With that said, we’re continuing our position by position breakdown here at Basketball Insiders of some of the top 2020 draft prospects. We looked at the point guards and shooting guards last week, and this week we’re covering the small forwards and power forwards.

The power forward crop, like the draft overall, doesn’t appear to be as strong as recent years, that doesn’t mean there aren’t potential contributors and high-level NBA players available, as well as one who might just turn out to be a star-caliber player.

Onyeka Okongwu, USC – 19 years old

Okongwu is the player who just might develop into a star on some level. He was actually underrated in high school and was snubbed for a McDonald’s All-American selection his senior year. He established himself early on at USC as the team’s best player as a freshman and now appears to have turned some heads.

He’s been mentioned as a lottery pick and in some mock drafts, he’s top 4-5. He possesses a great all-around skill-set; he can score in the post, he can put the ball on the floor and attack and he can shoot. But perhaps his biggest attribute is his versatility on the defensive end. He’s got quick feet and mobility and can guard multiple positions.

Okongwu might actually play center in the NBA, especially in small-ball lineups, but he’s mostly played power forward and so he’ll probably see time there in the league. His skill-set fits perfectly with today’s game.

Obi Toppin, Dayton – 22 years old

Toppin is one of the older players in the draft, and in recent history, players that age tend to slip on draft boards. In Toppin’s case, it looks like the reverse might actually be true. He’s been projected as a lottery pick, and even going in the top 3.

He’s an incredibly athletic player who thrives in the open court. He looks like he’ll do well in an up-tempo offensive system that has capable playmakers who can find him in transition. He’s extremely active around the rim and he can finish strong. A decent shooter too, something he’ll need at the next level.

Toppin has the physical tools to be an effective defensive player, but that’s where the questions marks on him have been. In the NBA, he’s likely going to have to play and guard multiple positions. Whether or not he can adapt to that likely will answer the question as to what his ceiling can be.

Precious Achiuwa, Memphis – 20 years old

Achiuwa is another intriguing prospect. this writer actually got to watch him play in person while he was in high school and he was very impressive. He looked like a man among boys. He’s projected to be a late lottery pick.

He has an NBA-ready body and he’s got some toughness around the rim and in the paint. He was a double-double threat during his one season at Memphis and his knack for rebounding is something that should translate to the NBA. He’s a very good defender too, in particular, as a rim protector. He’s very quick and has the ability to guard multiple positions.

One of the main knocks on Achiuwa is his shooting ability. He didn’t shoot that well in college and power forwards being able to space the floor is almost a requirement in today’s NBA game. It’s something he can certainly work on and improve on though.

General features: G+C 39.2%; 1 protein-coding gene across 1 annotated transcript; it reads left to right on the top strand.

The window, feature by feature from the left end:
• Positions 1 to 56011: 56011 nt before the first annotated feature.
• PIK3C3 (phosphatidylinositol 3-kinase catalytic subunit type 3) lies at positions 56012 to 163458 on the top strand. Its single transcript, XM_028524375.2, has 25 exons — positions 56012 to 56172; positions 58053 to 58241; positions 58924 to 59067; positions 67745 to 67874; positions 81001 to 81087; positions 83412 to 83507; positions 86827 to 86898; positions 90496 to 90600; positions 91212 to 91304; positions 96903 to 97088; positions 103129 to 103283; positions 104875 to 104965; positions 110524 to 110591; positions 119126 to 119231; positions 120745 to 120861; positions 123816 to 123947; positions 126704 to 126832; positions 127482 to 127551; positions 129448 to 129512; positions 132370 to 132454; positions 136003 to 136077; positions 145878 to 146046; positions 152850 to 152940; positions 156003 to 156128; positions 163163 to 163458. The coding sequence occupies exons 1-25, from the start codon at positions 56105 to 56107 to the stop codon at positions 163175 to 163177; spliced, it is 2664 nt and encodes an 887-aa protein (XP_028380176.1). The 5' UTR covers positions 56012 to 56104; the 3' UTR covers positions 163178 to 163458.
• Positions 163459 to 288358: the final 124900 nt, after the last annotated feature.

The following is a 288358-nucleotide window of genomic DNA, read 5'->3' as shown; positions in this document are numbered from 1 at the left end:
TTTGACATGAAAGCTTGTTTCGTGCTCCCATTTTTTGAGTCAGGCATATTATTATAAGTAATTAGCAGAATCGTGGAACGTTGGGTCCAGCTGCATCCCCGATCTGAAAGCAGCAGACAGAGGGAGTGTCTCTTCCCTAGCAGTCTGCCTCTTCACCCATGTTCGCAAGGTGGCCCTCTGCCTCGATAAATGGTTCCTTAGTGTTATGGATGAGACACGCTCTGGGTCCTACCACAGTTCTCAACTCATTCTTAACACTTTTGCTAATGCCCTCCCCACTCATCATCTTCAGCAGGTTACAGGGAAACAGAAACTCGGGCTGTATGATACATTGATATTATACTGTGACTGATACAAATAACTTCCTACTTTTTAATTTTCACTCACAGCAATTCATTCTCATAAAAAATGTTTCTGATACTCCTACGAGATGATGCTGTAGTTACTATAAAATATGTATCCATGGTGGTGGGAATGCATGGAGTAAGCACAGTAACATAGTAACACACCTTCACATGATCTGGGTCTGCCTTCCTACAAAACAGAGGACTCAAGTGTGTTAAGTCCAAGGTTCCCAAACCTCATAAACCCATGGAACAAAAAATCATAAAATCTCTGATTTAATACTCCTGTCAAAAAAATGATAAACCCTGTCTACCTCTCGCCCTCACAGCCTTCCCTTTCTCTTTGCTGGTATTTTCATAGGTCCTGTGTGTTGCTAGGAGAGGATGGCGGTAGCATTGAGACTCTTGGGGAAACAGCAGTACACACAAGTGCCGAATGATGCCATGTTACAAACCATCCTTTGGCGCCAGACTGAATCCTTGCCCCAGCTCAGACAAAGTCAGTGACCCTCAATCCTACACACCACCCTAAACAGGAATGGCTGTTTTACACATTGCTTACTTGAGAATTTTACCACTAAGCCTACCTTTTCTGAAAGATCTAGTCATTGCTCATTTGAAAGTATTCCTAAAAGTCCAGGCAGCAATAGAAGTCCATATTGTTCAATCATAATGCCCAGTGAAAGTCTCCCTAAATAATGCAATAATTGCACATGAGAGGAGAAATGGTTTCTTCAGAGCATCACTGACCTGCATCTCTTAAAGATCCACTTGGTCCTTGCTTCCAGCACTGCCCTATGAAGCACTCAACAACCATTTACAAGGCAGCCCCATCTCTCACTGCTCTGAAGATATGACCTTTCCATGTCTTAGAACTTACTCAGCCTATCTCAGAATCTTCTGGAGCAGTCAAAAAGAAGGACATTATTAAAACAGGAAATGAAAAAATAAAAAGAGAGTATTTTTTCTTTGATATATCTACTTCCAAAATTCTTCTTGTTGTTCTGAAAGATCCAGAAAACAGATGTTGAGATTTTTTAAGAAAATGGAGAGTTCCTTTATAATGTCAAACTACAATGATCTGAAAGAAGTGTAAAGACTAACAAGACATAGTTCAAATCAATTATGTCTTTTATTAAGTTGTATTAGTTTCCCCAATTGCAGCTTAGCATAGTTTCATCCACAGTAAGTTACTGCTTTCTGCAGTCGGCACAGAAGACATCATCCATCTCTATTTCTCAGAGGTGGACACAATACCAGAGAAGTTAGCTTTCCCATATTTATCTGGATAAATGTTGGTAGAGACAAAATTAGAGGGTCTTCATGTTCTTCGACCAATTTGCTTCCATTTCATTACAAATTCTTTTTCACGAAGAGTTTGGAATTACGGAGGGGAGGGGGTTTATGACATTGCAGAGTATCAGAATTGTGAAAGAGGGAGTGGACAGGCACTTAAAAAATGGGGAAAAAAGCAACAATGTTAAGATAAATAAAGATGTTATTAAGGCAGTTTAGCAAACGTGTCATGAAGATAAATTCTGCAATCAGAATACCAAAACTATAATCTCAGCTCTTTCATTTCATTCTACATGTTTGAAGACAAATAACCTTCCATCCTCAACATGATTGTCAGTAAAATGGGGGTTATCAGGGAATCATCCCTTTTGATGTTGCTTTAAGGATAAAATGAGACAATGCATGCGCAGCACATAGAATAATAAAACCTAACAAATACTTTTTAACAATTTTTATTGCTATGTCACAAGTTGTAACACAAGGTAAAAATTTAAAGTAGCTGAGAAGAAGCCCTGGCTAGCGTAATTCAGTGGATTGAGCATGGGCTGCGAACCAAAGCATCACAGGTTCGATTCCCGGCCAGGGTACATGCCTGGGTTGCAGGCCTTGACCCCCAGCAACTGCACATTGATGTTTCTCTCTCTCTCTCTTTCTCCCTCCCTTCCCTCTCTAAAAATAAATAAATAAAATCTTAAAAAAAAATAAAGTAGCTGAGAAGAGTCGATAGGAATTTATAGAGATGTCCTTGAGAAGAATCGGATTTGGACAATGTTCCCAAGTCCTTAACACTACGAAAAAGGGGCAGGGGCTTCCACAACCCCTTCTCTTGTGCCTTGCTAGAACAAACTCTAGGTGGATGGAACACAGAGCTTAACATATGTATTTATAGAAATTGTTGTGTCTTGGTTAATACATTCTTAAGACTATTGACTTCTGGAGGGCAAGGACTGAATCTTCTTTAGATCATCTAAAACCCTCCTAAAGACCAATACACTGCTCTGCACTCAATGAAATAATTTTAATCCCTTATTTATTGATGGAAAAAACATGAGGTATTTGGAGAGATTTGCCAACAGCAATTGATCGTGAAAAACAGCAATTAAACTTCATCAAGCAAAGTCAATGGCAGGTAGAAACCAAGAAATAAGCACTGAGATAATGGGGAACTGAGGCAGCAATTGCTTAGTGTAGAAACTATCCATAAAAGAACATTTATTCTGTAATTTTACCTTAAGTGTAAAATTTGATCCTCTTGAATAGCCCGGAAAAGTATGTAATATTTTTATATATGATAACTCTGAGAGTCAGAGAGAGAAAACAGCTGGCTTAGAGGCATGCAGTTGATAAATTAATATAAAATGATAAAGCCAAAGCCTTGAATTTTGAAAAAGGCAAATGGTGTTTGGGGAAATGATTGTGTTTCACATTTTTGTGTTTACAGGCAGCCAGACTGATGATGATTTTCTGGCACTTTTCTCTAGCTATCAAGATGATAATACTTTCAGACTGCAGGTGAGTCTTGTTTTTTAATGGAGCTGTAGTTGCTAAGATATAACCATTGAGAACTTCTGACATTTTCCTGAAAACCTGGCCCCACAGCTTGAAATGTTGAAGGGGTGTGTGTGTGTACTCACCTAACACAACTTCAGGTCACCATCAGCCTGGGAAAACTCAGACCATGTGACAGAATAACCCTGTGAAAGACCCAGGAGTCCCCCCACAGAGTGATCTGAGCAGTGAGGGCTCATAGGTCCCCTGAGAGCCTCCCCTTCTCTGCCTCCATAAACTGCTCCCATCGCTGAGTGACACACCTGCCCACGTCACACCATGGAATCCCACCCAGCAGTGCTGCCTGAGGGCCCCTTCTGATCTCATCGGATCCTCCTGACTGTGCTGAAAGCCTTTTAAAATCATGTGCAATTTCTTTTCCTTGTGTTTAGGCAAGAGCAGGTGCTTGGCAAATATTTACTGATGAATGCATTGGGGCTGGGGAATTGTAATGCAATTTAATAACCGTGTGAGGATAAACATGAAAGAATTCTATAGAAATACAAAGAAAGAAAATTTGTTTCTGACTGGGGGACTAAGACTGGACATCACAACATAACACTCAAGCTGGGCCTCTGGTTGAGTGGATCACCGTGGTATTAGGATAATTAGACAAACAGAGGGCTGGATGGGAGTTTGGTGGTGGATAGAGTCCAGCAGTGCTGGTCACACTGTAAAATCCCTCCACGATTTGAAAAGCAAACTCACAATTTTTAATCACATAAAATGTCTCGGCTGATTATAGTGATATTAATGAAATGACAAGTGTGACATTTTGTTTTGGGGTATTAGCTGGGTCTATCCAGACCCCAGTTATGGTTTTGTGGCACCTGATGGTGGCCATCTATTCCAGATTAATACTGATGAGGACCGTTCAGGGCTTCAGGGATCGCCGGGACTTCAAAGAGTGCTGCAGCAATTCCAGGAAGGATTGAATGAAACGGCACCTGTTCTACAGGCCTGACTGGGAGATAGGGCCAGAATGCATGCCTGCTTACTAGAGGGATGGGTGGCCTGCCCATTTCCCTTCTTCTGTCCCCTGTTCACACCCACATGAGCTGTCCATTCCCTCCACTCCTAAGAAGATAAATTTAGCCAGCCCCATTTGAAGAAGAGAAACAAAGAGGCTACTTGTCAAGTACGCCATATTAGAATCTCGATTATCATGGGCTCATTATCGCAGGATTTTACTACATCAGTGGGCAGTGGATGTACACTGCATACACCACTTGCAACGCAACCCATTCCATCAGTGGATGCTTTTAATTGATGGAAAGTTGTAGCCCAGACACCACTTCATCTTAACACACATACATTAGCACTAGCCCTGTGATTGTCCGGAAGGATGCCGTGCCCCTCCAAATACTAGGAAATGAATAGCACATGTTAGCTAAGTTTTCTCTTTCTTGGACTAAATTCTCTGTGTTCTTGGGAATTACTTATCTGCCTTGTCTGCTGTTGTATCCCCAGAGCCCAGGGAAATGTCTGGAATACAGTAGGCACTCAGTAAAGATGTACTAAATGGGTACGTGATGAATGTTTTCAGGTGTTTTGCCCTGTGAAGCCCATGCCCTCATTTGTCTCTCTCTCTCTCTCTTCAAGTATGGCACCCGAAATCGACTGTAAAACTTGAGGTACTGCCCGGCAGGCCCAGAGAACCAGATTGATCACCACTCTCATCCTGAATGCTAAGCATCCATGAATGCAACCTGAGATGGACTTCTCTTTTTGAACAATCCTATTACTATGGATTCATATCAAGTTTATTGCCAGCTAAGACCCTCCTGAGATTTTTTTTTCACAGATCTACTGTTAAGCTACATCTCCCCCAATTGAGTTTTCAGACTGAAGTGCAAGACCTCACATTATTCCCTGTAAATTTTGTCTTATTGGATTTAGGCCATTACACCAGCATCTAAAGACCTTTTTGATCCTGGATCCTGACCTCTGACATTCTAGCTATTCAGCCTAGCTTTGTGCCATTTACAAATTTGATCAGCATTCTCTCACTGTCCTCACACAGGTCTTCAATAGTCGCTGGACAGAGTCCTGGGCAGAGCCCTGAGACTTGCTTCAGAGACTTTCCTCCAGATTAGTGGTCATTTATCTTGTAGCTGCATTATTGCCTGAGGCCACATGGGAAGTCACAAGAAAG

Honorable Mentions:
Paul Reed, DePaul – 21 years old
Xavier Tillman, Michigan State – 21 years old
Killian Tillie, Gonzaga – 22 years old

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Looking Toward the Draft: Small Forwards

Basketball Insiders’ examination of the 2020 draft class continues with a look at the small forwards.

Drew Maresca

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It was announced on Wednesday that the NBA Draft would be delayed from Oct. 16 to Nov. 18. The rationale is that the extra month gives the league and its players association more time to negotiate changes to the CBA. It also grants teams additional time to procure information on prospects and allows the NBA to establish regional virtual combines. But nothing is set in stone.

Still, draft prep must continue. This year’s draft class has more question marks than usual – which was complicated by the cancellation of the NCAA tournament (along with the NIT and a number of conference tournaments). There are incredibly skilled offensive players with limited offensive upside and jaw-droppingly talented defenders with incomplete offensive packages. But if (recent) history serves as a guide, there will be a few guys who make an immediate impact – and some of them very well could be small forwards.

The small forward position is key for the modern NBA. Want proof? Survey the league and you’ll find that most – if not all – contenders have an elite small forward – Milwaukee, Los Angeles (both), Boston, Miami, Toronto.

But the list of can’t miss small forward prospects feels smaller than usual. Scanning the numerous legitimate mock drafts (including our own by Steve Kyler), it becomes apparent that we lack a consensus on which small forwards will be selected (and in what order) after the top 3 or 4. Can any of them grow into a star? Maybe. Maybe not. But before we get too far ahead of ourselves, let’s identify what the top few bring to the table.

Deni Avdija, Israel – 19 years old

Avdija is a relatively well-rounded prospect who’s played professionally since he was 16. He boasts good height (6-foot-9) and uses it effectively to shoot over and pass around opposing defenses. Further, Avdija is an exceptional playmaker and he’s incredibly confident, enabling him to take chances many players would be apprehensive trying. Avdija is a high-IQ player. And what’s more, he’s a surprisingly strong defender. His height and above-average athleticism allow him to block shots, and he’s more physical than you’d expect him to be.